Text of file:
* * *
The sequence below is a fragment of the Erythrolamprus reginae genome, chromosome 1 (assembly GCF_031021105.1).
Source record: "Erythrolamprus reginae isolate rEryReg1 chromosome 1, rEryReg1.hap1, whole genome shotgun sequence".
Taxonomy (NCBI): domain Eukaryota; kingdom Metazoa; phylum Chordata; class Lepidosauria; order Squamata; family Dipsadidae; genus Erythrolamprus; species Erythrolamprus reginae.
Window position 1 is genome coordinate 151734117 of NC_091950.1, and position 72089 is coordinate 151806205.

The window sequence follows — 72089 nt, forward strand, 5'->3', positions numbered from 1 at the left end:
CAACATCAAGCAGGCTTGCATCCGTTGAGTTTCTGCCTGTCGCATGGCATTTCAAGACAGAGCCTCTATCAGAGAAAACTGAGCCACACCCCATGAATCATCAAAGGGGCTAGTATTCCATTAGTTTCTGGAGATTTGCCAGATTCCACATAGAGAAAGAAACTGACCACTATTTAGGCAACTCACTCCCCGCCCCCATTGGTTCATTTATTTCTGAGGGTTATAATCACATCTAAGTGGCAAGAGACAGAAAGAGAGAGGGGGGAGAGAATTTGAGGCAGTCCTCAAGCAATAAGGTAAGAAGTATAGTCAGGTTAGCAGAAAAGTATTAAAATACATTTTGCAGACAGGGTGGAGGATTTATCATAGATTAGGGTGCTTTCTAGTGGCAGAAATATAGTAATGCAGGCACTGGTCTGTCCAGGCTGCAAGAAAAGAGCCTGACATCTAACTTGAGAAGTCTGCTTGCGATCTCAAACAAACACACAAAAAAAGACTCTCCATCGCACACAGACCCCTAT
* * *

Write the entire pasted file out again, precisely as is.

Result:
The sequence below is a fragment of the Erythrolamprus reginae genome, chromosome 1 (assembly GCF_031021105.1).
Source record: "Erythrolamprus reginae isolate rEryReg1 chromosome 1, rEryReg1.hap1, whole genome shotgun sequence".
Taxonomy (NCBI): domain Eukaryota; kingdom Metazoa; phylum Chordata; class Lepidosauria; order Squamata; family Dipsadidae; genus Erythrolamprus; species Erythrolamprus reginae.
Window position 1 is genome coordinate 151734117 of NC_091950.1, and position 72089 is coordinate 151806205.

The window sequence follows — 72089 nt, forward strand, 5'->3', positions numbered from 1 at the left end:
CAACATCAAGCAGGCTTGCATCCGTTGAGTTTCTGCCTGTCGCATGGCATTTCAAGACAGAGCCTCTATCAGAGAAAACTGAGCCACACCCCATGAATCATCAAAGGGGCTAGTATTCCATTAGTTTCTGGAGATTTGCCAGATTCCACATAGAGAAAGAAACTGACCACTATTTAGGCAACTCACTCCCCGCCCCCATTGGTTCATTTATTTCTGAGGGTTATAATCACATCTAAGTGGCAAGAGACAGAAAGAGAGAGGGGGGAGAGAATTTGAGGCAGTCCTCAAGCAATAAGGTAAGAAGTATAGTCAGGTTAGCAGAAAAGTATTAAAATACATTTTGCAGACAGGGTGGAGGATTTATCATAGATTAGGGTGCTTTCTAGTGGCAGAAATATAGTAATGCAGGCACTGGTCTGTCCAGGCTGCAAGAAAAGAGCCTGACATCTAACTTGAGAAGTCTGCTTGCGATCTCAAACAAACACACAAAAAAAGACTCTCCATCGCACACAGACCCCTAT